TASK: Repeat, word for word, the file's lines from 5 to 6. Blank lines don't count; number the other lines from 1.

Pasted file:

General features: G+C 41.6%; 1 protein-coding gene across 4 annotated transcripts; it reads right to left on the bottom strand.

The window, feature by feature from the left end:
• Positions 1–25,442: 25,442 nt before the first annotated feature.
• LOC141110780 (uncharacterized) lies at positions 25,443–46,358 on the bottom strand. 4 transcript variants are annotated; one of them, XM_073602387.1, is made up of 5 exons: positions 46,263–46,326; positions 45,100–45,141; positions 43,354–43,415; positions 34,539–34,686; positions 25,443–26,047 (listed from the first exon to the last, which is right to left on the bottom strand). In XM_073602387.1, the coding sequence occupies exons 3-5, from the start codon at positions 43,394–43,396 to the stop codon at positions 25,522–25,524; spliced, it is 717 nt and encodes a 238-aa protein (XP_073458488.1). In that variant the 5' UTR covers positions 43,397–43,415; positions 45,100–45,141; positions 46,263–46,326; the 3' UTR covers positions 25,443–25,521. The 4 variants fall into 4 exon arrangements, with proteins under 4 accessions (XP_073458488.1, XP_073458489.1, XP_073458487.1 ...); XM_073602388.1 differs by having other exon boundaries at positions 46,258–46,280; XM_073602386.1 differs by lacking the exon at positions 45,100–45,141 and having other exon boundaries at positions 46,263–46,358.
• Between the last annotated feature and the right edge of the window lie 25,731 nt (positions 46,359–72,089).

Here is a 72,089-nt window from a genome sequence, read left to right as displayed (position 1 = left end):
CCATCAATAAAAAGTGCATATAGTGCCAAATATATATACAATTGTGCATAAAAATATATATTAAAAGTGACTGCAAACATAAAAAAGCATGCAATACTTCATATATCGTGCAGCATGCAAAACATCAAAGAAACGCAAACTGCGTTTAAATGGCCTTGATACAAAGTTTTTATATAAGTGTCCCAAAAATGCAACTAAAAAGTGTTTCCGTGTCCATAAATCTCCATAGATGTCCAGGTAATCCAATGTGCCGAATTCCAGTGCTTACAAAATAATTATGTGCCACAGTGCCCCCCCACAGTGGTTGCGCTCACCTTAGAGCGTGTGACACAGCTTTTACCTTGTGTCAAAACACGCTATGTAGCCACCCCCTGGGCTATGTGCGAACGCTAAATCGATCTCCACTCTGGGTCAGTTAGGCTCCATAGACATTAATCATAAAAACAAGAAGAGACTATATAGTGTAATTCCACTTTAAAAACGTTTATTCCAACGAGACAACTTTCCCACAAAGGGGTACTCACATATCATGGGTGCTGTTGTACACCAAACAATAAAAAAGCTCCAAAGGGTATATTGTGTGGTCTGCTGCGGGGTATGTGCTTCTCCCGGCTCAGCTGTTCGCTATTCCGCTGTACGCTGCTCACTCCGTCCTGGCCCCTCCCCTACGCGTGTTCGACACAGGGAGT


• Between the last annotated feature and the right edge of the window lie 25,731 nt (positions 46,359–72,089).

Here is a 72,089-nt window from a genome sequence, read left to right as displayed (position 1 = left end):